One of the sky's brightest stars will vanish behind the moon as seen from most of the contiguous U.S. and Central America on Saturday night. This stellar eclipse will be widely visible at a convenient time: For the West, it will happen early in the evening, while viewers on the East Coast can watch the event in the late evening hours, approaching midnight. Regardless of where you live in the U.S., you could hardly ask for a better occultation than this!
Aldebaran is the brightest and one of the most colorful stars that can be hidden by the moon, and on Saturday night, it will disappear behind the dark portion, or "limb" of an almost-first-quarter moon (46 percent illuminated). If you're looking up at just the right moment, you should be able to see Aldebaran disappear with just your naked eye. Of course, binoculars or a telescope will provide a more stunning view. Here is an excellent chance to involve friends, family and even members of the general public in a most interesting astronomical event.
For the West, the moon will ride high in the southwest sky. In the East, the moon will appear much lower in the sky, as far down as 15 degrees above the west-northwest horizon (your clenched fist held at arm's length measures about 10 degrees). The moon will set at around 12:45 a.m. local time early Sunday morning. Skywatchers in the East should choose observing locations carefully to ensure that mountains, trees and buildings do not obscure the view.
Here are local standard times for 10 selected locations:
City Disappears Reappears
* Denotes Sunday, March 5
Notice that the farther south you go, the longer Aldebaran will remain hidden by the moon. In Los Angeles, Aldebaran will be out of sight for 79 minutes, but in New York, the occultation will last only 21 minutes.
For a map depicting the viewing zone as well as a listing of hundreds of locations providing the times of immersion and emersion, visit the International Occultation Timers Association (IOTA)'s handy reference page: http://www.lunar-occultations.com/iota/bstar/0305zc692.htm.
When Aldebaran reappears from behind the moon's bright limb, you'll need a telescope to spot the orange, 1st-magnitude star through the bright glare of the sunlit lunar edge.
A glancing blow
The most exciting part of this event is viewing Aldebaran as it appears to literally skim the moon's limb. The star will be grazingly occulted for viewers at the northern limit line, extending from southern Vancouver Island, east along the border separating British Columbia from Washington state, then east-southeast from northern Montana to the central Great Lakes, finally moving out over the Atlantic Ocean at the coast of Rhode Island south of Newport.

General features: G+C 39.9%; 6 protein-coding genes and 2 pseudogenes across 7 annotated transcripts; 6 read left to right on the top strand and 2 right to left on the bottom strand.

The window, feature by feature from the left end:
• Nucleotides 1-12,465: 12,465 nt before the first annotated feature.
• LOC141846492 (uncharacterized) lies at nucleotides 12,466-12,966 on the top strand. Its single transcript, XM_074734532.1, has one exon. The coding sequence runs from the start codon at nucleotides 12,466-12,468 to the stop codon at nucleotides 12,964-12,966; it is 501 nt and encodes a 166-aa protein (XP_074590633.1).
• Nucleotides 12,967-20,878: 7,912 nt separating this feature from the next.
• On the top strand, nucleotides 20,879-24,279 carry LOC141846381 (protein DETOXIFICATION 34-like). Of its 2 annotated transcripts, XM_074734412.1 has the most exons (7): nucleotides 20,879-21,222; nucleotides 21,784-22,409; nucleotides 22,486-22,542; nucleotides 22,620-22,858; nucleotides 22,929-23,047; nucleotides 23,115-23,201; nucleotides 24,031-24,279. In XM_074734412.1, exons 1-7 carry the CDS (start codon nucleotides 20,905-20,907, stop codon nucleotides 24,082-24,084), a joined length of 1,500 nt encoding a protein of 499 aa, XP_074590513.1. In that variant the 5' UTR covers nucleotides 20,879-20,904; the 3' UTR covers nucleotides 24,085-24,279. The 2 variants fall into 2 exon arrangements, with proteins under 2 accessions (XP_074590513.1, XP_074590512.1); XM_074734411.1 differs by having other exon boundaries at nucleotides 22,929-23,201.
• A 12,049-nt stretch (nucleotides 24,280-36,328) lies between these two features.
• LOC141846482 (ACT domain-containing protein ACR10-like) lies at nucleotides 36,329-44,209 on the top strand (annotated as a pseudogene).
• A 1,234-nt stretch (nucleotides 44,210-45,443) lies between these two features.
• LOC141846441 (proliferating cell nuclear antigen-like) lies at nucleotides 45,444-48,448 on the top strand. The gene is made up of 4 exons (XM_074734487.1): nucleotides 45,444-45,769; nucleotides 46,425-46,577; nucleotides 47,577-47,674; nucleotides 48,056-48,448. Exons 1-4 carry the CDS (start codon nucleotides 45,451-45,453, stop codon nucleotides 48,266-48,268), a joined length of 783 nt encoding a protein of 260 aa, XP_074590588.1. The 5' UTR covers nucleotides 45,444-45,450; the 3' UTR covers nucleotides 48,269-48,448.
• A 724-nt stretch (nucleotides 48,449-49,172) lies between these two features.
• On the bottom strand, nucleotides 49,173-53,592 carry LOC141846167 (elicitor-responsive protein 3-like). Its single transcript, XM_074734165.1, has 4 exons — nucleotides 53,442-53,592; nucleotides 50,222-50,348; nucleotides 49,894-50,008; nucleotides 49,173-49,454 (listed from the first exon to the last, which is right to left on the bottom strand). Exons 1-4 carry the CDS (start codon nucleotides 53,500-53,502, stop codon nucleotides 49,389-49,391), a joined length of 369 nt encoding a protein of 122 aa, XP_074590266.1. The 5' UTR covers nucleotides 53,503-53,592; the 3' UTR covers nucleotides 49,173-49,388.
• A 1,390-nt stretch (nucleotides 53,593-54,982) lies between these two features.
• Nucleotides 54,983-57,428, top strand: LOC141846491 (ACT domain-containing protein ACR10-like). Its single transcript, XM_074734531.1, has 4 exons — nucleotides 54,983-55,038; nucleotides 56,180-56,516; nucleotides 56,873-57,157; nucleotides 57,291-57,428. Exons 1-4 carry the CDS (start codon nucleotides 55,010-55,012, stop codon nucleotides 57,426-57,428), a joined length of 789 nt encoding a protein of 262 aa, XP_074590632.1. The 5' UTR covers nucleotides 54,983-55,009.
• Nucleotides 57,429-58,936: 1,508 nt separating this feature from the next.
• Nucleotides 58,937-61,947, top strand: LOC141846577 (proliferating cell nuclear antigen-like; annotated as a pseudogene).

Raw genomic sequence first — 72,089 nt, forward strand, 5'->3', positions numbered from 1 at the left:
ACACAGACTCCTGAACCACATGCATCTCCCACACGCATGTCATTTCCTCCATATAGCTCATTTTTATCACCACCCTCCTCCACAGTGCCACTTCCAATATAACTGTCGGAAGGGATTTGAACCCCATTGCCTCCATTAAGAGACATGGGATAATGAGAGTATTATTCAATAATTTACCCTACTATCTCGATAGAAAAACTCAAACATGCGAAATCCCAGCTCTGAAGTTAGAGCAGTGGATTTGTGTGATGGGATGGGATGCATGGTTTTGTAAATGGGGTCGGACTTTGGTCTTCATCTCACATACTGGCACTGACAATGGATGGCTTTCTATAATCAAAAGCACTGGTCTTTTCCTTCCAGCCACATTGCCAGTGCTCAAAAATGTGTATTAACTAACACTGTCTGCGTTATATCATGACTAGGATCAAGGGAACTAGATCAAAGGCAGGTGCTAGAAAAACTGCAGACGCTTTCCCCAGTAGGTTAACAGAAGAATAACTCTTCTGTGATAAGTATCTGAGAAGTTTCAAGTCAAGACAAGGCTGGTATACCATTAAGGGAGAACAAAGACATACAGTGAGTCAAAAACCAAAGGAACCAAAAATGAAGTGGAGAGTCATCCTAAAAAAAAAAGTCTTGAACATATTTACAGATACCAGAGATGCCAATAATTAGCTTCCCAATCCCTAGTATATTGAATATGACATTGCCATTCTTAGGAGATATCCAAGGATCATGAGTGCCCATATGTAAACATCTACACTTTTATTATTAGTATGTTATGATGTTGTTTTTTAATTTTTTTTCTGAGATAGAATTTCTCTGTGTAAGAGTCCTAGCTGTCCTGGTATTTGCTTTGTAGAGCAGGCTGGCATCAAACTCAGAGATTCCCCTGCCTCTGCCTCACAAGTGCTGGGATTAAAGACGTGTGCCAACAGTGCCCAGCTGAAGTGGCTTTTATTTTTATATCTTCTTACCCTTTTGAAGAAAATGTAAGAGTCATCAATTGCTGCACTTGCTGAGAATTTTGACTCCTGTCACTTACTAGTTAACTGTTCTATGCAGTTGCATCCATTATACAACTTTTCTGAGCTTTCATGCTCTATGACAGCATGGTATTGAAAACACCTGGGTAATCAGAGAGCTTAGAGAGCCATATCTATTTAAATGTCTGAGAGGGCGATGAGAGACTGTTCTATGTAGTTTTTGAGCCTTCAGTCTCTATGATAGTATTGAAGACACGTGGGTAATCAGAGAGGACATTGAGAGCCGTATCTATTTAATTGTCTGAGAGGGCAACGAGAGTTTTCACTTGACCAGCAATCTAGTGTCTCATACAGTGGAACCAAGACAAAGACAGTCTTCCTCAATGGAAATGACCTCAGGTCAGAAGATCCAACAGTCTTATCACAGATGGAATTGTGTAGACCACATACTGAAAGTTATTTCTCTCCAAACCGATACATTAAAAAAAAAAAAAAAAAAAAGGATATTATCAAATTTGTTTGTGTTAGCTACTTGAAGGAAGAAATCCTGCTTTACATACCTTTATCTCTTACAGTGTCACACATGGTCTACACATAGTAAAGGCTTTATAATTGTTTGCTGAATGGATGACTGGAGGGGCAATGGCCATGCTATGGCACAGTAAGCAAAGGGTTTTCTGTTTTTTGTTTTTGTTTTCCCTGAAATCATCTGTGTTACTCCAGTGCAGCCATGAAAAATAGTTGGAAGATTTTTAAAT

The graze line will skim across the Canadian city of Mississauga, Ontario, the southern outskirts of Rochester, New York, and the northern part of Hartford, Connecticut. For a detailed view, see IOTA's webpage, with maps of various sections of the graze line: http://occultations.org/aldebaran/2017march/.
The line is actually a path no more than a couple of miles wide, within which telescope users can see Aldebaran vanish and reappear several times as the mountainous limb of the moon glides by. Observers north of the path will see a near miss.
Aldebaran subtends, or crosses the moon an angle as large as 21 hundredths of an arc second, corresponding to 40 meters (130 feet) at the moon's distance. Because of this, observers in the graze path may notice that some disappearances and reappearances take place ever so gradually rather than instantaneously. Partial blinks and flashes are also possible when features at the lunar limb fail to completely hide the star. The coming graze will take place mainly along the dark lunar limb, perhaps faintly illuminated by "Earthshine." However, mainly west of Montana, the graze will take place among sunlit lunar mountains.
The next occultation of Aldebaran visible from the United States will be on the morning of Aug. 16 with a waning crescent moon, but it will be observable only from the state of Florida. During the evening hours of Nov. 5, a waning gibbous moon will cross in front of Aldebaran for much of North America. And finally, on the evening of Dec. 30, a waxing gibbous moon will occult Aldebaran for the last time in 2017.
But the best of the lot will be this Saturday's event. So here's hoping for clear skies!
Editor's note: If you capture an amazing photo of the moon and the bright star Aldebaran, or any other night sky view, and you'd like to share it with Space.com, send images and comments in to managing editor Tariq Malik and the team at firstname.lastname@example.org.
Joe Rao serves as an instructor and guest lecturer at New York's Hayden Planetarium. He writes about astronomy for Natural History magazine, the Farmers' Almanac and other publications, and he is also an on-camera meteorologist for Fios1 News in Rye Brook, N.Y. Follow us @Spacedotcom, Facebook and Google+. Original article on Space.com.